creative commons licensed ( BY-NC-ND ) flickr photo shared by Bramus! We’re playing around with some online content for instructors to access on their own or to use as part of some guided online learning we’ll be doing. We started the building some elements around search because it is a place where most people are comfortable but where there’s often decent room for growth. It’s nothing that hasn’t been done before in terms of the goals but I hope we’ll be able to make it more approachable and really target the things that will be attractive to instructors in higher ed. I also want to see it as continuum that will lead people more deeply into the wild world of the web. We opted to focus mainly, although not exclusively, on the Google search realm because that’s what most people use and they have a pretty extensive variety of options that are attractive to higher ed instructors.1 The content isn’t finalized nor is the presentation but I figured writing it up would force me into articulating my choices and maybe one of you would give me better ideas or point out flaws. General Ideas The content is meant to be as succinct as possible and glaringly pragmatic for the average college instructor. There will be a number of real-life scenarios/rationales […]
I’m no Myron Helfgott, but I’ve made a few minor changes to my life which have been at least semi-interesting. It’s not about productivity. It’s more about eliminating distractions that have wormed their way into my head. These reflexive actions are scary because they eat into the way you think or in some cases if you think at all. Nothing magical here but it’s often worth looking at how things1 are impacting your life. The drive to work is now silent. No radio. No podcasts. I just let my brain wander. It’s fun. The ride home is much noisier. On my phone I turned off all the notifications for email, Twitter, and Flickr. The only one that remains is for texts. It has surprised me how much happier I am not to see that envelope with the red badge letting me know how many emails I’ve yet to read. I can still do whatever I need should something important arise but I’ve cut the visual cue out of the equation. That has cut down on reflexive checking. Flickr and Twitter were never that busy but neither was important enough to require an instant alert. This has been done by many people, many times but I’m leaving my email program closed 95% of the day. It’s been depressing to see how […]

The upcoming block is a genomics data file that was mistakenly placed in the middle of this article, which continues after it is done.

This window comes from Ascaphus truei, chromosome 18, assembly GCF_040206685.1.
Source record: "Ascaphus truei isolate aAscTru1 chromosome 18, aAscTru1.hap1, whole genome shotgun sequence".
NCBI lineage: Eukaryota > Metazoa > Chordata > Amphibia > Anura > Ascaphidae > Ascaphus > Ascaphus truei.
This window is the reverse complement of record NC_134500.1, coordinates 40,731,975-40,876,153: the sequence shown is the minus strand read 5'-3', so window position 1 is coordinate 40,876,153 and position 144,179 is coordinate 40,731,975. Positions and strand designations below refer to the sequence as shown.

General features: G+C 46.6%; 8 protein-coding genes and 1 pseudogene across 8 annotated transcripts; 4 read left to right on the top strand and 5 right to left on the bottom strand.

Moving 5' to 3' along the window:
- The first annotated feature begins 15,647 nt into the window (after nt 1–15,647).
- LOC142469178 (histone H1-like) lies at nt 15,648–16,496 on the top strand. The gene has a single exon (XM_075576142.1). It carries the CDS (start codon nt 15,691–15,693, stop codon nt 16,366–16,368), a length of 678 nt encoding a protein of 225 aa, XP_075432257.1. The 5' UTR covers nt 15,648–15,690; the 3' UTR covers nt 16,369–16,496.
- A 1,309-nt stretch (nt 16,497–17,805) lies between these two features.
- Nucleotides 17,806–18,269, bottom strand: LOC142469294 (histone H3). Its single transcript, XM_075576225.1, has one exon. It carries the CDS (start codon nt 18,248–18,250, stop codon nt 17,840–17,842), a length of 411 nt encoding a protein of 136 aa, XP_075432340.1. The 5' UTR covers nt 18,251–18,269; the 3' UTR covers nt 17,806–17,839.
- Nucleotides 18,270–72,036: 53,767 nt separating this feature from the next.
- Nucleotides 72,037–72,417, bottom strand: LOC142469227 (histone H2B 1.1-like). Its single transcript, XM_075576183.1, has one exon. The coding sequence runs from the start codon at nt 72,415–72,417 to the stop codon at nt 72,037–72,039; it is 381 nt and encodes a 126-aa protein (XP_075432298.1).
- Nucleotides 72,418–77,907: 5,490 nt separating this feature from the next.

Do you bring a shortening of the way? 1 I’m a bit obsessed with the idea of speed/energy/enzymes/accelerants at the moment and so as my head churned on my silent drive to work I remembered a sentence about shortening the way. It was actually “Kwisatz Haderach” that was in my head from Dune . . . but my vague memory of the spelling led me to the Kefitzat Haderech entry in Wikipedia and it turns out Herbert based his title on a Kabbalistic reference to something akin to teleportation (literally- contracting the path)- “reaching destinations with unnatural speed.” Sometimes the journey is the destination but in most of education we’re only doing X and Y to get to the magical land of (o)Z where the real payoff lives. The faster we can get there the better. That goal often get confused in both education and certainly ed tech. People become overly focused on tough paths that “build character” or forget that they’re going anywhere beyond the next hill. I have to keep asking myself if what I’m doing will get us to the place we want to be faster. That place might be the journey. It might be a place of ambiguity. I’m not advocating for Chinko learning machines.2 Simply put, if hiking is the goal I want to spend […]